In challenging the professional judgments made on statutory accounts by auditors of listed companies, HMRC is essentially saying the public has been misled, says Heather Self
The starting point for any corporation tax computation is the figure for profit before tax in the company's accounts. While there are many adjustments required by tax law, such as capital allowances or the disallowance of specific items such as entertaining expenses, until recently it was rare for HMRC to challenge the basis of the accounting treatment itself.
This now appears to be changing. Figures provided to Pinsent Masons show an increase of 57% in the tax under investigation by HMRC's Large Business Service (LBS) in relation to accounting standard breaches: the total has jumped from £282m in 2012 to £442m in 2013.
There may be two key reasons for this change. Firstly, HMRC have succeeded in convincing the courts that the accounting treatment is wrong in a small number of cases. Secondly, the recession will undoubtedly have caused some large losses to be recognised, so HMRC may consider it worthwhile to challenge the basis on which accounting write downs have been taken. However, it is a bold step for HMRC to challenge the judgement of the major accounting firms, and it remains to be seen whether they will be successful in increasing the tax take in this area.
Cases where HMRC have successfully challenged the accounting treatment include Greenbank Holidays  UKUT B11 TCC and Greene King  UKFTT 385 TC. In Greenbank, the accounts were agreed to have been correctly prepared, but much of the discussion centred on the precise wording of FRS 10, Goodwill and Intangible Assets. The company had acquired the shares in a target company, and then hived-up the trade. It claimed that the goodwill recognised on the hive-up was eligible for intangible asset relief - HMRC, and the courts, disagreed.
It is a bold step for HMRC to challenge the judgement of the major accounting firms, and it remains to be seen whether they will be successful in increasing the tax take in this area
The Greene King case related to an intra-group financing transaction, where a right to receive interest was transferred to another group company. The taxpayer claimed that neither the transferor nor the transferee was taxable on subsequent interest receipts: despite evidence from the company's auditors (Ernst & Young) the Tribunal found that the accounting treatment in the parent company was incorrect. An appeal against this decision has been heard in the Upper Tribunal, so it is possible that the First Tier Tribunal will be over-ruled.
In both of those cases, the taxpayer was claiming that taxable profits should, in effect, be less than accounting profits. However, it seems that HMRC are now challenging accounting treatments more widely. The Tribunal may be less likely to be sympathetic to HMRC's views in these cases. Note, in particular, that HMRC must show not only that their preferred view of the accounting is possible, but that the company's treatment is incorrect. It is not open to HMRC to substitute their preferred method for a valid method used by the taxpayer.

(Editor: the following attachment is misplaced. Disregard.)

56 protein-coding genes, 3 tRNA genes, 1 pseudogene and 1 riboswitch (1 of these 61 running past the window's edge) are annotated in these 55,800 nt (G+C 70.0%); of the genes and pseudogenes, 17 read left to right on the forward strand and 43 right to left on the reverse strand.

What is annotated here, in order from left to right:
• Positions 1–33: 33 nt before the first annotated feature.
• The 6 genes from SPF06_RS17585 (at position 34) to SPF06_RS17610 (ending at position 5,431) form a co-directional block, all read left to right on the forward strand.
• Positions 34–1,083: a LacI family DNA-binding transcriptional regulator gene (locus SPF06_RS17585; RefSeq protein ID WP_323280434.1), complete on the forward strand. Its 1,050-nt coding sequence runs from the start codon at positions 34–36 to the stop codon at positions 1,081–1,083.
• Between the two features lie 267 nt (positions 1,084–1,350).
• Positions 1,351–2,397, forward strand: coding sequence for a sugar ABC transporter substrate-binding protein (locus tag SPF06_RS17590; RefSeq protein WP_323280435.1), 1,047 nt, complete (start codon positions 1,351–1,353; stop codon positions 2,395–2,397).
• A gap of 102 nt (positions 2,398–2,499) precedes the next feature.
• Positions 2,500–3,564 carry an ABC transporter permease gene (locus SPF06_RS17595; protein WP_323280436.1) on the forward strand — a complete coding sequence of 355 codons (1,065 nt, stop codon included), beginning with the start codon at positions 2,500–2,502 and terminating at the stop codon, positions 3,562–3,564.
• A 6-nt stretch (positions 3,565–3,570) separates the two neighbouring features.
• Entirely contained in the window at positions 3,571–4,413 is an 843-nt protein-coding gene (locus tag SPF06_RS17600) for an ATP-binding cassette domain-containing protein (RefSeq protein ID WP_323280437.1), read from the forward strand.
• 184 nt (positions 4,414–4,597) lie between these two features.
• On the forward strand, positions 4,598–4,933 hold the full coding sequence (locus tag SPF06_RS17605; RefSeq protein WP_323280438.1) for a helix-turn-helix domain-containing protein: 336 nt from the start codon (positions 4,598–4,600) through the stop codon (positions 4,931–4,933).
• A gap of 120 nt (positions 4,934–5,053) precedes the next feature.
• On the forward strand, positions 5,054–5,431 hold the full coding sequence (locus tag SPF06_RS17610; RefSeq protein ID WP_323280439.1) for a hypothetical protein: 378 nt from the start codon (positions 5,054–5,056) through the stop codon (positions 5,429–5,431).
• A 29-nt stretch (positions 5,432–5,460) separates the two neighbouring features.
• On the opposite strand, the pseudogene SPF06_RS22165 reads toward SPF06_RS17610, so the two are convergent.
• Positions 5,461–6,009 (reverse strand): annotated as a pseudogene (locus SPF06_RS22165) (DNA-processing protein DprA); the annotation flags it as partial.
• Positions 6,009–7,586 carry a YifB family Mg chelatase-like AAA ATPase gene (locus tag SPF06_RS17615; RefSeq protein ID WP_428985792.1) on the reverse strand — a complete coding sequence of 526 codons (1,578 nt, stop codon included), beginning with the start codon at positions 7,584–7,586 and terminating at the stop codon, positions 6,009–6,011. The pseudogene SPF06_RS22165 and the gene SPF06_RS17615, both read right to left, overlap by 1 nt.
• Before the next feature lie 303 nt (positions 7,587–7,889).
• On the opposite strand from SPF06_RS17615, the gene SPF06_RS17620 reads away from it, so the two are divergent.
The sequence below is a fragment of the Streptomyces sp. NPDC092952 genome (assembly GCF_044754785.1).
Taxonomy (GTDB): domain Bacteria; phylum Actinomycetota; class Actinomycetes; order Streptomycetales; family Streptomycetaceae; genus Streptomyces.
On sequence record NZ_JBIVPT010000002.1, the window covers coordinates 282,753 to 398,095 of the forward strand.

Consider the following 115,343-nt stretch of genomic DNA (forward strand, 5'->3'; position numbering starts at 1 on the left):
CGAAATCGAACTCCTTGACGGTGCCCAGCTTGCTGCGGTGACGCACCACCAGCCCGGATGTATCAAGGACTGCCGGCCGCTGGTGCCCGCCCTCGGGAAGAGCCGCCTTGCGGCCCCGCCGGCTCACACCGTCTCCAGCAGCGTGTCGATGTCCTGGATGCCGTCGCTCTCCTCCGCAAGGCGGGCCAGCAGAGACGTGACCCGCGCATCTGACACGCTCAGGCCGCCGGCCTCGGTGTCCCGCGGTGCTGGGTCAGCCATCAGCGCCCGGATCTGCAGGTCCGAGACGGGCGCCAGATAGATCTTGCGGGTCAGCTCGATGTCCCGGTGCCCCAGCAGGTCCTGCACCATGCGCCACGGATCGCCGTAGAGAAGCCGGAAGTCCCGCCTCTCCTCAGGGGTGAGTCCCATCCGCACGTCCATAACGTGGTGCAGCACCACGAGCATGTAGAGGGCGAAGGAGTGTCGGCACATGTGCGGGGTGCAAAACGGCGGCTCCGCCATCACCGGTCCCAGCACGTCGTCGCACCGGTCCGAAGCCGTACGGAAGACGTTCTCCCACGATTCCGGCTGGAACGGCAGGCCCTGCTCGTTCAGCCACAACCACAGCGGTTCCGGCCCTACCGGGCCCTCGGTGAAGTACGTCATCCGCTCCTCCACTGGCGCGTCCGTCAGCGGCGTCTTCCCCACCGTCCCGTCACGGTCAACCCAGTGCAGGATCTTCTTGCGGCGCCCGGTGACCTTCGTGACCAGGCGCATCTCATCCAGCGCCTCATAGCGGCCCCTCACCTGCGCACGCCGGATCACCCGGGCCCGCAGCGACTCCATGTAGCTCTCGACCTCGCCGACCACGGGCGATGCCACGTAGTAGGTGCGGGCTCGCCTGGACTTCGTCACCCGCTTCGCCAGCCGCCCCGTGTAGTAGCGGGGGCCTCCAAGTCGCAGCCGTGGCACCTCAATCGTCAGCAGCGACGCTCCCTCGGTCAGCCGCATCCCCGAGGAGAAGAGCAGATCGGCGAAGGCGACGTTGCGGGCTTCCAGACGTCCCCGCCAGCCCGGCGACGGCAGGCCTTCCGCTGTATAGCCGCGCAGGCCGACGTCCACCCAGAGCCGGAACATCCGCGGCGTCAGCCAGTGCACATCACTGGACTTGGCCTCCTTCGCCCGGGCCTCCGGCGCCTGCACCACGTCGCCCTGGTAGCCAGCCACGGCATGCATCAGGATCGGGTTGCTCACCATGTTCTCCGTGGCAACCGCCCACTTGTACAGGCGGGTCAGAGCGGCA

It is likely that an area of focus by HMRC will relate to the level of provisions made by companies, in relation to issues such as the size of a provision set aside for mis-selling of financial products. FRS 12, Provisions, Contingent Liabilities and Contingent Assets, (soon to be superseded by Section 21 of FRS 102, The Financial Reporting Standard applicable in the UK and. Republic of Ireland) requires a provision to be made where three factors all apply:
- there is a present obligation as a result of a past event;
- payment is probable, and
- the amount can be reliably estimated
HMRC's own guidance
HMRC's manuals (at BIM 46555) recognise that estimating a provision is a matter of judgement, and note that if the directors have exercised their judgement reasonably and arrived at a result which is in accordance with GAAP, then HMRC ‘is not entitled to substitute a different figure just because an alternative view is possible’. Nevertheless, further down the same page HMRC also state that ‘Whether provisions and other estimates included in accounts are sufficiently accurate is ultimately a question of fact for the FTT, to be determined by them after considering all of the relevant evidence’.
Listed companies and their auditors take the issue of accounting standards very seriously, and will be surprised at HMRC challenges
It seems that HMRC are becoming more confident in their own accounting expertise, even questioning the commercial judgement of major companies on some occasions. If so, they may well find that the response is a robust one - in the case of a listed company, HMRC are essentially saying that the public have been misled. Listed companies and their auditors take the issue of accounting standards very seriously, and will be surprised at HMRC challenges in this area.
In defending a challenge, legal as well as accounting advice may be required. Whilst the accounting advice will be a matter for expert evidence, it will be crucial to bring out the facts clearly at an early stage in the process, as well as considering how those facts should be interpreted as a matter of tax law.
Ultimately, HMRC may find they have to back down - only time will tell.